OCD isn’t chronic. But mental health is, just like physical health. If you don’t take care of your physical health, it’s entirely normal to experience consequences from that. Mental health is no different.
I often get asked what supplements I took or what medications I took to recover from OCD and all of the things that went along with that. But I didn’t take any supplements or any medications. So this is how I usually answer the question:
Recovery isn’t something you do once and are finished with. Taking care of your mental health is a lifestyle, just like taking care of your physical health. To keep from sliding back into relapse, I’ve found it helpful to put distance between myself and the way things used to be cutting out the “normal” coping, checking, and controling behaviors that would lead me right back down the illness hole.
When it comes to avoiding anxiety triggers, approach them in the same way you would if you had a physical injury: understand what’s causing the pain and stop that, do specific exercises to recover from the injury, and then gradually but consistently reintroduce the trigger, learning to embrace it in a healthy way so you don’t run into the same problems again in the future.
When it comes to the question of what causes Obsessive Compulsive Disorder, the simple answer is that the causes are complex. But what I really want to emphasize when it comes to any anxiety disorder, is that it really doesn’t matter who or what is responsible for getting you to where you are. What matters is who is going to be responsible for your recovery, and the answer to that question is always the same: YOU.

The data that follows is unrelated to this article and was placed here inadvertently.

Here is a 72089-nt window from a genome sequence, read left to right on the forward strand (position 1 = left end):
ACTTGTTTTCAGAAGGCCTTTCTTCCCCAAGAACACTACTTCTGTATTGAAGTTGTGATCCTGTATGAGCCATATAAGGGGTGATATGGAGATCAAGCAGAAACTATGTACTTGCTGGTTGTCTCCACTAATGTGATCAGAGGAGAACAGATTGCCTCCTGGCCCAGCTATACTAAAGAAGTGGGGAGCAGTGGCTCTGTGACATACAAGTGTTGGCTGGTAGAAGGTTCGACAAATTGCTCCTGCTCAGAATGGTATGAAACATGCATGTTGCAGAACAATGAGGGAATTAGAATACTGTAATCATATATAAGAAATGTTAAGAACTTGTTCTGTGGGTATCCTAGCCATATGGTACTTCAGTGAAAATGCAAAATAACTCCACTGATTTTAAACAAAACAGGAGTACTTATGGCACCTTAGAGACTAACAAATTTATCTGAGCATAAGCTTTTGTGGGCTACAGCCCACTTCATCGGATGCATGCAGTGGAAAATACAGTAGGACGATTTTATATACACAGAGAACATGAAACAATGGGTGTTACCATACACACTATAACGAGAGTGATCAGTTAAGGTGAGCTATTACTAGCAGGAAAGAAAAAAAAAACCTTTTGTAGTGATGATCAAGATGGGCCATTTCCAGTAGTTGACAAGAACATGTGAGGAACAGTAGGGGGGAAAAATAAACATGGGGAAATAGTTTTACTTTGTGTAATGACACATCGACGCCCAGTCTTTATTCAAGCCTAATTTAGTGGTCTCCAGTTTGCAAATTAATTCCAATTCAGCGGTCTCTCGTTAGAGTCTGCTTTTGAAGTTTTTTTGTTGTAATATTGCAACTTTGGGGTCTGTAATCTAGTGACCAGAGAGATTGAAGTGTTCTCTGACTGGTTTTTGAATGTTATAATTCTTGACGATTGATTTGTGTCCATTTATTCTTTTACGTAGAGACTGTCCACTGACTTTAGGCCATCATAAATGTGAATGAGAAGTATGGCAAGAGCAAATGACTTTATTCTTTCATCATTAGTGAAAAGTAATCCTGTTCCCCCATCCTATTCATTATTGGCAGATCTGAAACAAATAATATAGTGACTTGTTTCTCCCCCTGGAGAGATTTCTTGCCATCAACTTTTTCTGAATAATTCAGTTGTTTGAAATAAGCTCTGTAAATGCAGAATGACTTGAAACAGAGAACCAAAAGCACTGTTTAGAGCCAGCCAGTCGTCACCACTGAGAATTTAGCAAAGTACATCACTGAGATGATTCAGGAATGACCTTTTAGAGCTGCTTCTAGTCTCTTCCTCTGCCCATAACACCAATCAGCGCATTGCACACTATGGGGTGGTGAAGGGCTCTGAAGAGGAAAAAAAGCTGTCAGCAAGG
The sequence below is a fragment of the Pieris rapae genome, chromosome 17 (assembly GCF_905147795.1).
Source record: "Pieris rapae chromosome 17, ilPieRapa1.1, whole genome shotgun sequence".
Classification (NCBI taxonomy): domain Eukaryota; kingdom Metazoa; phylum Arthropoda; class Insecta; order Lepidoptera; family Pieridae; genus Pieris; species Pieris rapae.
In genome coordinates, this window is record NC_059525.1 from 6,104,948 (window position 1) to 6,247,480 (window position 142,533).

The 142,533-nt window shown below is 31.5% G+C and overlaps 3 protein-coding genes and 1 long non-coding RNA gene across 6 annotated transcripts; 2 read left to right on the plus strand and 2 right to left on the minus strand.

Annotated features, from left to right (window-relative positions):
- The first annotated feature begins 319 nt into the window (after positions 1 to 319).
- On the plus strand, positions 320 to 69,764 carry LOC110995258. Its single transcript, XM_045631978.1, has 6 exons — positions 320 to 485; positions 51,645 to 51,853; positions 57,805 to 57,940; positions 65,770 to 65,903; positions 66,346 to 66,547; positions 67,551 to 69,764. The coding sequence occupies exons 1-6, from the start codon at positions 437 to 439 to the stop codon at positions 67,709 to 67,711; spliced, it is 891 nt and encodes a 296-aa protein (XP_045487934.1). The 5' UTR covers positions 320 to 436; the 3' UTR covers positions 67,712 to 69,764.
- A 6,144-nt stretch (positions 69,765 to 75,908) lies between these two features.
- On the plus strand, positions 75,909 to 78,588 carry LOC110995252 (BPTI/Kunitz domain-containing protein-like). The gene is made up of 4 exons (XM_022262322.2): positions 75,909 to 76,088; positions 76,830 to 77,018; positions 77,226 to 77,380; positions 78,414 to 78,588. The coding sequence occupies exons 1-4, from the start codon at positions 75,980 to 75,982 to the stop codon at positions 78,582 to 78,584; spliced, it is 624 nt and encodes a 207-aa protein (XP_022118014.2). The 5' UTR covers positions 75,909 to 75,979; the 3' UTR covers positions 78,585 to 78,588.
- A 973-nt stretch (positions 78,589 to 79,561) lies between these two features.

I often hear people talking about “normal” and wanting things to be the way they used to be before they got diagnosed with a mental illness. But normal and the way things used to be is what led to the way things are. Being normal is a lot like sitting in a psychologist’s waiting room–it’s something you do before you get a diagnosis. Instead of going back to “normal”, go to a completely different place, a much, much healthier place:
Doing behavioral therapies like Exposure & Response Prevention (ERP) or Cognitive Behavioral Therapy (CBT) are tough. And to be successful at those you need to do a lot of other tough things like eat well and exercise and communicate better. Taking care of your mental and physical health takes a lot of work and, unfortunately, there’s this very persistent myth that in order to do lots of hard work, you have to be “motivated”. But chasing motivation and waiting for …